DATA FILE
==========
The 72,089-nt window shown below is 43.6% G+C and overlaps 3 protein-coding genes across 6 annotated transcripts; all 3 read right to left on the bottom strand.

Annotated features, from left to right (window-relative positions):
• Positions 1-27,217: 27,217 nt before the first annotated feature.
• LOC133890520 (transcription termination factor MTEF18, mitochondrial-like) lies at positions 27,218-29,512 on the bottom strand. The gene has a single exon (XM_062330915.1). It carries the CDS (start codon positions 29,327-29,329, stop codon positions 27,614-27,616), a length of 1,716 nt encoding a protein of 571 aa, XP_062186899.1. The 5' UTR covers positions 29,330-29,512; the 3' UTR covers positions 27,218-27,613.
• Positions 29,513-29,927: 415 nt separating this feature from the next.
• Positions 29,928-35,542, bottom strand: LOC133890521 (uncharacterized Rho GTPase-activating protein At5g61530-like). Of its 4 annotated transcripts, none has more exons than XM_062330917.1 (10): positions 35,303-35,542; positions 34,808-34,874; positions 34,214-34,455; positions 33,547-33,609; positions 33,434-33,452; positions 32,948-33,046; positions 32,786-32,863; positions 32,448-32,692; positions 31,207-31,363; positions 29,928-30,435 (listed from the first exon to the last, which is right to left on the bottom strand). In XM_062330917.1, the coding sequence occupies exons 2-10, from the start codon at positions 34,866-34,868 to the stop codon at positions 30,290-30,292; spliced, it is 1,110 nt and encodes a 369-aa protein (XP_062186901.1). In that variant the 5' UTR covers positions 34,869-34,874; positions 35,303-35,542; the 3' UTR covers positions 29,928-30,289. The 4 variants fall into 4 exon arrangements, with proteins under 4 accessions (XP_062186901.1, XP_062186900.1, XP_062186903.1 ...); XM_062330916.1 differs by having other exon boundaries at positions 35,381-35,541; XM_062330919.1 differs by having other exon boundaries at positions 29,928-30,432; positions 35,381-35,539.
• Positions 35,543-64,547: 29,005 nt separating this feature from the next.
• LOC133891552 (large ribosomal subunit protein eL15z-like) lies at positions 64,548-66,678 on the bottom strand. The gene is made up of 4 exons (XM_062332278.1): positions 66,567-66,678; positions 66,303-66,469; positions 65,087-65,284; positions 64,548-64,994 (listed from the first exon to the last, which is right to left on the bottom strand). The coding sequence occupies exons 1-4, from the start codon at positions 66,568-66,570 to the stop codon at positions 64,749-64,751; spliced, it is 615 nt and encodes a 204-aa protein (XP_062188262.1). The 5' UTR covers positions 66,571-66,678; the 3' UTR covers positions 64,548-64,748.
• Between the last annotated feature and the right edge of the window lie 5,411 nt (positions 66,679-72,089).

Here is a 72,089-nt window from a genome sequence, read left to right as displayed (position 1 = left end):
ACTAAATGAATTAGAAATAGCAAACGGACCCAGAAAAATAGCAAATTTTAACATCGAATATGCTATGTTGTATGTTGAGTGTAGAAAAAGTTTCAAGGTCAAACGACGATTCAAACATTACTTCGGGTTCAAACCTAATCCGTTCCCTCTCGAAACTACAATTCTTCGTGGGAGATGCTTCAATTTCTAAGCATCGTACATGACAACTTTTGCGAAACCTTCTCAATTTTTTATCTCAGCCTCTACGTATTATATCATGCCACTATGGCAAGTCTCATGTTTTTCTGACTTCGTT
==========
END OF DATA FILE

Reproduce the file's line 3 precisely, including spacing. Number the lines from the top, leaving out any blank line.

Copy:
• Positions 1-27,217: 27,217 nt before the first annotated feature.